It’s been a while since I’ve blogged, but lots has been happening here in Nepal. If I’d written before Christmas, I think that my blog would have been pretty downbeat. Up until almost the very end of the year there was very little progress on the peace process and it was getting harder to be optimistic (as I generally like to be!) about the way things were going. Parliament was still being blocked, there were still strikes (bandhs) which meant total shut down throughout the Kathmandu Valley – no motorised vehicles of any kind, the drafting of the constitution was well behind schedule and it seemed that the key players didn’t really want to talk to each other.
With a new year, comes – potentially – a new beginning. Now I don’t want to sound naïve, but there has been positive progress in the last few weeks. To name just a few, just before Christmas the Maoist Party stopped blocking parliament, so for the first time in months Nepal has a fully functioning parliament. The long awaited High Level Political Mechanism – which is supposed to resolve the really knotty peace process issues such as the future of the 19,600 ex-Maoist fighters – has been formed with the participation of the three largest political parties, and they are talking (always a good thing!). And lastly – and I think potentially most heartening – the discharge of the so-called “disqualified” combatants from the camps has been completed peacefully.
There are about 4,000 “disqualified” – really a strange term to use – of which around 3,000 were under age when they joined the Maoist army (they were child soldiers during the war, even though many are now over 18), and about 1,000 were late recruits to the Maoist army (they joined after the fighting was officially over). I went to the far west of Nepal last week, to a place near Surkhet, to witness one of the discharge ceremonies. It was very interesting and really quite moving. Quite a few of the “disqualified” had already left the camps, but there were still over 600 in this camp alone who were to be discharged.
All the “disqualified” were registered with the UN monitors (see the photo) and given an identity card, which certifies them as an ex-combatant. The card also has a telephone number on it which these young people can call any time in the next year and get advice on what to do next. There are four “packages” available to them to help them reintegrate back into civilian life: vocational training; training as a health worker; setting up their own business or going back to school. The UK has helped fund these packages, which are offered by the UN and its partners on behalf of the government.
At the ceremony, there were some speeches (you can see me on the podium with the UN and Maoist commanders) by the Maoist Commandant of the camp, the Deputy Commander of the Maoist Army, and the Head of the UN in Nepal. They were then each given a tikka (red mark on their foreheads) and a garland of marigolds, and sent towards the buses which would take them to the nearest town from which they start their way home and to a new life.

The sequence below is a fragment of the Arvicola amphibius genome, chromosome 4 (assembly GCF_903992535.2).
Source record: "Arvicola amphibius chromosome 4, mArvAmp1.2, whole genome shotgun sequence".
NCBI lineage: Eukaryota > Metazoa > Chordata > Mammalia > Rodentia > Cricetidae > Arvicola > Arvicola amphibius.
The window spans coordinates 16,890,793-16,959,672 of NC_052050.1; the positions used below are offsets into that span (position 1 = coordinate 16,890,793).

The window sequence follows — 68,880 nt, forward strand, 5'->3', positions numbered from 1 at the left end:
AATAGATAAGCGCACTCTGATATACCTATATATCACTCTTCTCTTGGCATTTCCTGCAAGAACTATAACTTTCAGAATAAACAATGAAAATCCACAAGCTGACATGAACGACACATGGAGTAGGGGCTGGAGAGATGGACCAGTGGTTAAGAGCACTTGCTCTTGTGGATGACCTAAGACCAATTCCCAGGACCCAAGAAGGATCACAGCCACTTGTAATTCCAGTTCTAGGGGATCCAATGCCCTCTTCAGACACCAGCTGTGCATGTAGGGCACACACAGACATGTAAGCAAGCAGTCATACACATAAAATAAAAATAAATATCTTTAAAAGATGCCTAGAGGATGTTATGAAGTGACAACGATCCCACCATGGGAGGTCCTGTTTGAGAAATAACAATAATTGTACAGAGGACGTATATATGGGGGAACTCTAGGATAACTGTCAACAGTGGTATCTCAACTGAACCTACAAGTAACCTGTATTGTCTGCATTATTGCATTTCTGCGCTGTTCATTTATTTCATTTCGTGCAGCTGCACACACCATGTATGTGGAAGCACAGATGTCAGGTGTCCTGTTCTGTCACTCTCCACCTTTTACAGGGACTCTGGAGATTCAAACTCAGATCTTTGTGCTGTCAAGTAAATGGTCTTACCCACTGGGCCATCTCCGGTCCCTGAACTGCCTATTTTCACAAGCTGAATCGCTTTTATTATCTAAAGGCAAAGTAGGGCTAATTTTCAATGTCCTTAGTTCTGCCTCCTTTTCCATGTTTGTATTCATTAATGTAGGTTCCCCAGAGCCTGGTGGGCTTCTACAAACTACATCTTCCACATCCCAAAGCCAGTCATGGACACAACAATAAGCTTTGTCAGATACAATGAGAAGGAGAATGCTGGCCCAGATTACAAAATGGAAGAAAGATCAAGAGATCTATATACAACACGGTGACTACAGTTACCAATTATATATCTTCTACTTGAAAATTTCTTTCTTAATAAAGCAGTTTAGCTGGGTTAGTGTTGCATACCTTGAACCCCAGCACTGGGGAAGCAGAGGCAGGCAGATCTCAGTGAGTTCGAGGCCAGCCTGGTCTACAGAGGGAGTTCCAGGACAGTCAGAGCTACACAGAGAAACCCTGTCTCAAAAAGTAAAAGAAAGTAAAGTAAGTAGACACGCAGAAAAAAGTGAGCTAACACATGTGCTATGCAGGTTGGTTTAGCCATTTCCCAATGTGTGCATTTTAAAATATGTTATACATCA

I watched the faces of these young people. There is some anger amongst them that they fought for what they believed in and now they are being discharged and sent home and being told that they are “disqualified” – the term in Nepali is apparently even more negative, meaning almost “unfit”. Some of the young men had been drinking, causing a bit of trouble and breaking chairs to vent their frustration and anger the morning we arrived for the ceremony. The ceremony however passed peacefully and the looks on most of these young faces as they passed me to go to the bus was sad, lost, many tearful, some defiant, some clearly very apprehensive. Understandable when you consider that most of their adult lives had been fighting for or living in a camp under the control of the Maoist army. They probably had little idea what was waiting for them outside the camp. My heart really went out to them, especially the young girls, with young babies, of whom there were quite a few. Take a look at this excellent photo essay from UNICEF which brilliantly captures the process.
The discharge of the “disqualified” is now over. We can’t really say if it was successful or not yet, as that will depend on how these young people are welcomed back to their villages and hopefully reintegrated into civilian life. I really hope that they all manage to forge for themselves a more peaceful existence in a peaceful Nepal.
This is one important step forward, but a huge challenge awaits, which is to resolve the future of the remaining 19,600 ex-Maoist fighters still in the camps, and to help them move on to a new life...